Morro Jable to Santa Cruz de Tenerife Ferry

The Morro Jable Santa Cruz de Tenerife ferry route connects Fuerteventura with Tenerife. Currently there is just the 1 ferry company operating this ferry service, Naviera Armas. The crossing operates up to 2 times each week with sailing durations from around 7 hours 15 minutes.

Morro Jable Santa Cruz de Tenerife sailing durations and frequency may vary from season to season so we’d advise doing a live check to get the most up to date information.

Morro Jable - Santa Cruz de Tenerife Ferry Operators

  • Naviera Armas
    • 2 Sailings Weekly 7 hr 15 min
    • Get price

Morro Jable Santa Cruz de Tenerife Average Prices

Prices shown represent the average one way price paid by our customers. The most common booking on the Morro Jable Santa Cruz de Tenerife route is a car and 1 passenger.

Morro Jable Guide

Located at the southern end of the island of Fuerteventura, one of the Canary Islands, is the village and port of Morro Jable. Located on both sides of the headland are the older parts of Morro Jable, around which the village was built. The village's port, which is now part of the tourist offerings the village has, was originally home of the village's fishing fleet, and continues to be so. Today, from the port visitors can hire boats to go fishing and there is also a ferry service to Gran Canaria. The part of the old village that is separated from the port by the headland runs up a barranco, or valley, into the hills. The newer parts of the town have been built to connect the old village area and the port area, and the tourist facilities have been built along the coast to the east of the old village, in such a way that Morro Jable now stretches for a mile or so along the coast, the newer parts having been appended to the older parts in a pleasant way.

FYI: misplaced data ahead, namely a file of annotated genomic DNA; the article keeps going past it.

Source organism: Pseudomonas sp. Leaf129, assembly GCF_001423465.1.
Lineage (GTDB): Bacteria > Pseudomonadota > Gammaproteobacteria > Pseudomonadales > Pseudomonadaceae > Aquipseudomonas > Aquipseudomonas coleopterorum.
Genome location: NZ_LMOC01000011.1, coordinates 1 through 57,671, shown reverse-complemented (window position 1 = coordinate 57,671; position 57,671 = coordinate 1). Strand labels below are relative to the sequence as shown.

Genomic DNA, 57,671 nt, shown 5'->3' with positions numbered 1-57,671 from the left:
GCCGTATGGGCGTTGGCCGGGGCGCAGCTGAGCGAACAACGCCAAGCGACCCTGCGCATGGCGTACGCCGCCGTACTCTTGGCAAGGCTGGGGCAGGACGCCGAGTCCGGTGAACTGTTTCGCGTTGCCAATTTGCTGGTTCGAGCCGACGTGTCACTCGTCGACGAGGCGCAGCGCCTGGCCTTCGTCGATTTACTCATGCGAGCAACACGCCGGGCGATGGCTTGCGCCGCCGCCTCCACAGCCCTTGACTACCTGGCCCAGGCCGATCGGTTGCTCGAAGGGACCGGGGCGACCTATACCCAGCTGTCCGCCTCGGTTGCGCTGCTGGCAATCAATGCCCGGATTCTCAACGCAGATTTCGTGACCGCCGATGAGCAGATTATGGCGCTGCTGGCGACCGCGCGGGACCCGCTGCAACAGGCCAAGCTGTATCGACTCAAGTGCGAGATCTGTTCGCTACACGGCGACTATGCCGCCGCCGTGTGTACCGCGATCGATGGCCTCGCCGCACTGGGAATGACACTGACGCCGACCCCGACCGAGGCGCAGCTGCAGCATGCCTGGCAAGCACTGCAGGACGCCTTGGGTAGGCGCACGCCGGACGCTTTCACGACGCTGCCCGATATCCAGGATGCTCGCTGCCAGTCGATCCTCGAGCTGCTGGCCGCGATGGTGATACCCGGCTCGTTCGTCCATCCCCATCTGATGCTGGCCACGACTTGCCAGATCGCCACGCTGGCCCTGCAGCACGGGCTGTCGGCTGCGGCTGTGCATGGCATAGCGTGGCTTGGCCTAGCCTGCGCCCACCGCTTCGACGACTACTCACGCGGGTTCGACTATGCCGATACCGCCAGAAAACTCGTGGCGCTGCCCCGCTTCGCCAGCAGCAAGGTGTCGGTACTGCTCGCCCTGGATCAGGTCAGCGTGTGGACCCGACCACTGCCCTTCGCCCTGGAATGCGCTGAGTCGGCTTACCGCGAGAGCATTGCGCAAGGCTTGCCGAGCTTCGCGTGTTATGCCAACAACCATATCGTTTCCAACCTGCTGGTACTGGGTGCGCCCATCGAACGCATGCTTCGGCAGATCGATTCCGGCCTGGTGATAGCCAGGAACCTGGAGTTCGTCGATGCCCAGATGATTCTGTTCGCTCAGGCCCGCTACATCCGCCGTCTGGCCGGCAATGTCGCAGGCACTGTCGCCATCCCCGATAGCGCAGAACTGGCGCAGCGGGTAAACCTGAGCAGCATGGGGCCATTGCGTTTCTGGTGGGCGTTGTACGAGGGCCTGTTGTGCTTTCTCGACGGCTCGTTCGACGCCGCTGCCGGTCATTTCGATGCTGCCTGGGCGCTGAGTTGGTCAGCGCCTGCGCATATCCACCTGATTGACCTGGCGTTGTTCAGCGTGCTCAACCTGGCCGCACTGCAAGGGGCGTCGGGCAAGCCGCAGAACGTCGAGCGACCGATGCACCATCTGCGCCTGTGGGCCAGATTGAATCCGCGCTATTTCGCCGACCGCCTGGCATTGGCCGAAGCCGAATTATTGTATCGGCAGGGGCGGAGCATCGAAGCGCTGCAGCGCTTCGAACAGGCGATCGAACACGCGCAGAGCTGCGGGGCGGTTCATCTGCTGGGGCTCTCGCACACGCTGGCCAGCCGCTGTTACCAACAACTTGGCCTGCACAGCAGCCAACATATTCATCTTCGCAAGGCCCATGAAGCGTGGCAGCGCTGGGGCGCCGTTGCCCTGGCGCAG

Ferries from Morro Jable generally depart to Las Palmas, Santa Cruz de Tenerife and Puerto del Rosario.

Santa Cruz de Tenerife Guide

Santa Cruz de Tenerife is a port city located on the Spanish island of Tenerife, the largest of the Canary Islands. The city has an important port and is filled with wide streets, beautiful landscaped areas and some fine examples of modern architecture. The city can trace its back around 400 years when the city began to develop in the late 16th century aided by its port which enabled to city to become the second most populated city in the Canary Islands. The centre of the city sits on the site of the former fortress of San Cristobal and is looked over by the monument dedicated to the Triumph of Candelaria, which is a neoclassical sculpture in Carrara marble and was created by the Italian Pasquale Bocciardo. This part of the city is also overlooked by the 18th century Baroque facade of the La Carta Palace. In the centre of the city, near the sea, several of the busiest streets and squares of the capital meet, such as the Plaza de la Candelaria.

From the city's port there are ferry services departing to mainland Spain and to the other Canary Islands.